I’m not usually one to make big predictions, but I am feeling opinionated today.

I recently had the pleasure of working with a client that is effectively using social collaboration on their projects.  They happen to use Jive, although I believe other tools could be just as effective at accomplishing the same results.  For those of you who have never seen Jive, it is a lot like Facebook at its core.  People post topics or documents and comment on them.  We used it throughout the project to provide updates, gather ideas and gain feedback on deliverables.  It also has various other features like events, blogs, polls, etc.
Here’s what I liked about using this method of collaboration versus our typical ways of working:
1.   Better results. During our assessment interviews, we usually provide updates for our primary client via email or office drop-ins, but the rest of the leadership team gets the findings and hypothesis recommendations at the end of the assessment phase when we present our report.    With Jive, we posted at least daily updates on key findings from interviews.  This started some great conversations that helped clarify points that were made and helped us form hypotheses together.  Additionally, some of the feedback was acted on by our clients immediately.  
2.   Increased productivity.  Usually, if I’m away from work for a day or two, it is very challenging to follow all the conversations that have happened over email.  Actually, it is a challenge to follow all the conversations that happen over email even if I’m sitting at my email!  With this collaboration software, I was very easily able to come in after 48 hours and quickly digest all the comments made to previous conversations as well as new conversations.  Some of my colleagues who were involved more on the fringes appreciated this even more because they could keep a pulse on what was going on with a quick scan of the feed and then dive back in when we needed them to re-engage.
3.   Less wasted effort.  Usually, we sync up with our clients in meetings or phone calls.  Ideally, we meet every few days to review what we are working on so that we can adjust our project efforts as external factors change.  With the collaboration software, we were really in sync with executive direction and had minimal duplicated or wasted efforts.  For example, one Sunday afternoon, I was getting ready to spend a couple of hours on a deliverable.  I checked Jive first and found that my client had posted some thoughts that would change the approach/emphasis on that deliverable.  Instead of working on that deliverable, we conversed over Jive about the topic and agreed to get together in person that next morning.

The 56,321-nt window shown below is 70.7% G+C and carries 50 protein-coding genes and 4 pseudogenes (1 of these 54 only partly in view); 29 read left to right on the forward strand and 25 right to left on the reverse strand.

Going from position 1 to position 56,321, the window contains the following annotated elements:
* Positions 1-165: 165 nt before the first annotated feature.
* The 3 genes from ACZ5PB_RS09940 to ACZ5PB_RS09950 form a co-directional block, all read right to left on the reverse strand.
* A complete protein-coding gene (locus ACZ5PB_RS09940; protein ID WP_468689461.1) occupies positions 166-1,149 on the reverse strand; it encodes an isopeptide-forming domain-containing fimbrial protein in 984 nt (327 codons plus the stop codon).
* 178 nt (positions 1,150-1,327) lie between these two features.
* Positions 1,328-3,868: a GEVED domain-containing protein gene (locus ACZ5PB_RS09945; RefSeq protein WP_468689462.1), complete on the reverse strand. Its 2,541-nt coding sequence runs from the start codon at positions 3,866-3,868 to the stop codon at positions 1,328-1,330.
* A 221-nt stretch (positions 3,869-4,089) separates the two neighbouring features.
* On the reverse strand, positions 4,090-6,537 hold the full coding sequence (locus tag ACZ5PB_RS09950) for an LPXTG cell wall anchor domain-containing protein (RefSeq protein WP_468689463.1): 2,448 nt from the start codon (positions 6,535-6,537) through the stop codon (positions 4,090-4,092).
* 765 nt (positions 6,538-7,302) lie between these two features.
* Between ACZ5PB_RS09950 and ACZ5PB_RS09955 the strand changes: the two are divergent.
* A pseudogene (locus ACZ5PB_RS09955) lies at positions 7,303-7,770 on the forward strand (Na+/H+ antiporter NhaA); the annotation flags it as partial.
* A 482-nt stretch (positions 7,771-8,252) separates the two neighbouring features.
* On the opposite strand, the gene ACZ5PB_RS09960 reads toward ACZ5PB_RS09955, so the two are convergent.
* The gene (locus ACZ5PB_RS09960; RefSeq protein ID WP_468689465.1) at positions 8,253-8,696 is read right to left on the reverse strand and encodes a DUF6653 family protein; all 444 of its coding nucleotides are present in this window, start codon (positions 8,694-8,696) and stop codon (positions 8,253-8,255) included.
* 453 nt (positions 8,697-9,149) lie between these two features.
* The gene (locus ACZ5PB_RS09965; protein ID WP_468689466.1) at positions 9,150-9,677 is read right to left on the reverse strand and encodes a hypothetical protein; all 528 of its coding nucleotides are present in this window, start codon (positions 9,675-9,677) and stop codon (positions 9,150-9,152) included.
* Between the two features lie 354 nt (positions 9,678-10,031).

I would love to work with all my clients this way, but I do think this particular client is a little ahead of the game, especially for a typical IT organization.  It takes strong leadership to make the shift from email to collaboration tools.  People are very attached to email as their standard way of working and don’t yet trust these tools, still thinking email is safer for ensuring responses and more secure for expressing thoughts.  
To be frank, we haven’t figured this out at Thought Ensemble yet, despite multiple experiments with Yammer, Chatter and Sharepoint.  We are still small enough that we tend to carry on most important conversations over text message and in meetings.  One of my secret goals is that we’ll improve our already awesome thought sharing and ensemble working this year with one of these tools.  I guess it is not so secret anymore!
But, even if most companies aren’t ready quite yet, I’m “calling” it: It is game over for email.  It isn’t effective.  People are becoming increasingly frustrated and will welcome a better way.  We’ve seen it happen with people’s personal conversations: people across generations engage in conversations and messaging on Facebook, but don’t check their personal email. 
2016 is going to be the tipping point for social collaboration in the enterprise.  Do you want to be ahead or behind the curve?